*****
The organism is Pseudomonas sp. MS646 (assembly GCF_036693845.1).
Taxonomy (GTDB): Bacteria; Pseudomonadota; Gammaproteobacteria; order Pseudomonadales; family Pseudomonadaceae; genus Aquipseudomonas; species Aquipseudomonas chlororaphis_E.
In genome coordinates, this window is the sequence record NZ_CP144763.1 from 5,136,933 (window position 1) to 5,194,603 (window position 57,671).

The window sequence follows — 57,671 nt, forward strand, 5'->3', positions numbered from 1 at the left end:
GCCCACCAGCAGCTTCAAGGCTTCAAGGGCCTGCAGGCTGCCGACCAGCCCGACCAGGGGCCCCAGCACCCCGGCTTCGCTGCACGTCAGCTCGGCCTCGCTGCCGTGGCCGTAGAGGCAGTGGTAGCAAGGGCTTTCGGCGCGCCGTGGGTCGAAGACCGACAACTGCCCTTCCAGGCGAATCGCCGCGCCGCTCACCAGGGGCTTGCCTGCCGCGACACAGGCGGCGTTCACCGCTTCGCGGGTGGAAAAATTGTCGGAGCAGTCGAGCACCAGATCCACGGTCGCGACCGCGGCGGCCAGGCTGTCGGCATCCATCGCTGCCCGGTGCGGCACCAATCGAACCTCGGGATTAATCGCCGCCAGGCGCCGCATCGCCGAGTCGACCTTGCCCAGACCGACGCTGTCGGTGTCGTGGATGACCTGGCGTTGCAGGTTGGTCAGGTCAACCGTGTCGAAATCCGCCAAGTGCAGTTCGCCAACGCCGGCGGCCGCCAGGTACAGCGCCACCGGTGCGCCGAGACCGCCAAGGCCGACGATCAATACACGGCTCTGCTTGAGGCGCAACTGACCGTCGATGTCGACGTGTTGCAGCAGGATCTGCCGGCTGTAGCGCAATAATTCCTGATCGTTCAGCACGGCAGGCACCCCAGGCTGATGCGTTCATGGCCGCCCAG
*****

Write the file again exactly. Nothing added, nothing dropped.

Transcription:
The organism is Pseudomonas sp. MS646 (assembly GCF_036693845.1).
Taxonomy (GTDB): Bacteria; Pseudomonadota; Gammaproteobacteria; order Pseudomonadales; family Pseudomonadaceae; genus Aquipseudomonas; species Aquipseudomonas chlororaphis_E.
In genome coordinates, this window is the sequence record NZ_CP144763.1 from 5,136,933 (window position 1) to 5,194,603 (window position 57,671).

The window sequence follows — 57,671 nt, forward strand, 5'->3', positions numbered from 1 at the left end:
GCCCACCAGCAGCTTCAAGGCTTCAAGGGCCTGCAGGCTGCCGACCAGCCCGACCAGGGGCCCCAGCACCCCGGCTTCGCTGCACGTCAGCTCGGCCTCGCTGCCGTGGCCGTAGAGGCAGTGGTAGCAAGGGCTTTCGGCGCGCCGTGGGTCGAAGACCGACAACTGCCCTTCCAGGCGAATCGCCGCGCCGCTCACCAGGGGCTTGCCTGCCGCGACACAGGCGGCGTTCACCGCTTCGCGGGTGGAAAAATTGTCGGAGCAGTCGAGCACCAGATCCACGGTCGCGACCGCGGCGGCCAGGCTGTCGGCATCCATCGCTGCCCGGTGCGGCACCAATCGAACCTCGGGATTAATCGCCGCCAGGCGCCGCATCGCCGAGTCGACCTTGCCCAGACCGACGCTGTCGGTGTCGTGGATGACCTGGCGTTGCAGGTTGGTCAGGTCAACCGTGTCGAAATCCGCCAAGTGCAGTTCGCCAACGCCGGCGGCCGCCAGGTACAGCGCCACCGGTGCGCCGAGACCGCCAAGGCCGACGATCAATACACGGCTCTGCTTGAGGCGCAACTGACCGTCGATGTCGACGTGTTGCAGCAGGATCTGCCGGCTGTAGCGCAATAATTCCTGATCGTTCAGCACGGCAGGCACCCCAGGCTGATGCGTTCATGGCCGCCCAG